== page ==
All in all, it was an eventful week. Here’s how my portfolio ended up:

    • 8.3% Gold Miner Stocks, Large
    • 10.3% EQX (small gold miner stock)
    • 2.4% SAND Calls (small gold streamer)
    • 21.7% SLV
    • 16.9% TLT Calls
    • 8.4% IWM Puts
    • 2.2% EEM Puts
    • 5.9% CCJ w/ covered calls sold
    • 23.9% Unallocated cash

I actually like the miners and SLV here as they seemed to hold up well given the Comex pressure this week. Also, if they had to increase the allowable margins to let the big players dump futures contracts then it tells me their ability or willingness to do that again is somewhat limited.

Regardless, my thesis stands that precious metals will dump in a major liquidity-driven drop like we saw last March, but they will rise significantly if that doesn’t happen. I think the potential drop for gold and silver will be much lower than for the high flying US stock market.

My portfolio is uncomfortably tilted to expect a risk-off scenario, and I plan to look for more simple layup trades like selling covered calls to gain a short-term 5% premium on stocks that I don’t expect to go down, like I have now with CCJ. I am feeling increasingly wary of a risk-off scenario, but I’m not willing to risk my capital on betting that the turn happens immediately. Simple trades with an assumed upside scenario will need to offset my portfolio decay if the market continues to move against my hedges.

I’ve heard too many stories of people calling the dot-com bubble early in 1998/99 or calling the mortgage crisis early in 2005/06. The big money is not made in the crashes anyway, but afterwards as our financially engineered system sends those assets soaring in value again.

Good luck and happy trading.

About johnonstocks

I've been trading stocks since 2003, active on Motley Fool's discussion boards and using first Hidden Gems, then Global Gains. I no longer have the newsletters, but I keep up on the WSJ and read David Rosenberg everyday at Education: CFA level 2 candidate MBA-focus in Finance, Marshall, University of Southern California - expected Dec 2010. BS Mechanical Engineering, UC San Diego, June 2002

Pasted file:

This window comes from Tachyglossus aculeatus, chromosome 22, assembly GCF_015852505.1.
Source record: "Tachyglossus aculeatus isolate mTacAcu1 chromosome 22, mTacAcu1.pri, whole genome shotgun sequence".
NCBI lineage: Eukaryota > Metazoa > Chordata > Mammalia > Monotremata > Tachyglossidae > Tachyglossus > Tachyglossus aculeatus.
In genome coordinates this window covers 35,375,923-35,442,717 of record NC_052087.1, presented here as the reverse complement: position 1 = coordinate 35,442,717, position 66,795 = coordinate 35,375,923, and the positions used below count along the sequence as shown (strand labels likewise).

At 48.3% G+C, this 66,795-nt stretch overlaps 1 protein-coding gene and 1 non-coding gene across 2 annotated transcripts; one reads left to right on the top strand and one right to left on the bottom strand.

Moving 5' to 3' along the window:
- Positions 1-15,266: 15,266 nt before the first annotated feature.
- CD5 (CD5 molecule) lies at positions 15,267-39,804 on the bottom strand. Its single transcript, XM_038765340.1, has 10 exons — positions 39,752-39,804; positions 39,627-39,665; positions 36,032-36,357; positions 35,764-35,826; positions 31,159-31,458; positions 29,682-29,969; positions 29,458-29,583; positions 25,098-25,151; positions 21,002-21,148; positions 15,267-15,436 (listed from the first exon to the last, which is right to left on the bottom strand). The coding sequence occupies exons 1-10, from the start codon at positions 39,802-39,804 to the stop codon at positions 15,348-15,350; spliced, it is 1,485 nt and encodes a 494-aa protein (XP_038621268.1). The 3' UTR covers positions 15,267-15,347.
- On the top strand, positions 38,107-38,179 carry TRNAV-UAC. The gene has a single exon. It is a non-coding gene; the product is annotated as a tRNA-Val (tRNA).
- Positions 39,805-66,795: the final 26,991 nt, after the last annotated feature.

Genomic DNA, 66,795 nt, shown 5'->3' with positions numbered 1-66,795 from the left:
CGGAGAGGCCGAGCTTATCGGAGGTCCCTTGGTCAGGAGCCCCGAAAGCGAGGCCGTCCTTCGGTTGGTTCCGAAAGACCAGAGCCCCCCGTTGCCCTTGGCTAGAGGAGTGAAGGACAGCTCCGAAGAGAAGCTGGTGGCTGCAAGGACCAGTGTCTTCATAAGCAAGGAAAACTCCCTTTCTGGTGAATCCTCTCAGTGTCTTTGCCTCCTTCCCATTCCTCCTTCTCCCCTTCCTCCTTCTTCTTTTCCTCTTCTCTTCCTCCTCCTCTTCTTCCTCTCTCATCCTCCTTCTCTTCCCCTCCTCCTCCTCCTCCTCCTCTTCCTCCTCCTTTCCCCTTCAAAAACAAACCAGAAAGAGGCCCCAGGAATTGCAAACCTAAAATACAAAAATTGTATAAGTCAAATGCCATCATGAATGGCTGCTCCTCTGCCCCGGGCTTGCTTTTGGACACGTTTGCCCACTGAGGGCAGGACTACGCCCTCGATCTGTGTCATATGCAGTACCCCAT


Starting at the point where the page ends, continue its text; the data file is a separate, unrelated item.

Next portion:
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2 Responses to SLV aftermath and preparing for risk-off

  1. phusg says:

    Thanks again for your blog John. One bit I didn’t get was this:

    > Also, if they had to increase the allowable margins to let the big players dump futures contracts then it tells me their ability or willingness to do that again is somewhat limited.

    Why, if they did it once, doesn’t that make it *more* likely they’d do it again?

    • johnonstocks says:

      Theoretically, the bullion banks can increase futures contracts on gold and silver indefinitely. However, there are side effects that become more difficult to manage as the comex price differs more and more from the spot price.
      You would have more and more big players that would purchase these contracts and demand physical delivery, including foreign central banks. This would force them to stop deliveries and settle in dollars on more and more contracts and discredit the system.
      Competitors to the Comex exist, and countries like China would probably like to host the center of trade for bullion, among other things.
      In other words, there are soft limits to how much the bullion banks can manipulate the price and the overall trend of the physical market. I don’t think it is in their interest to press too far for too long, they just like to make sure that major settlement dates have the price swing their way.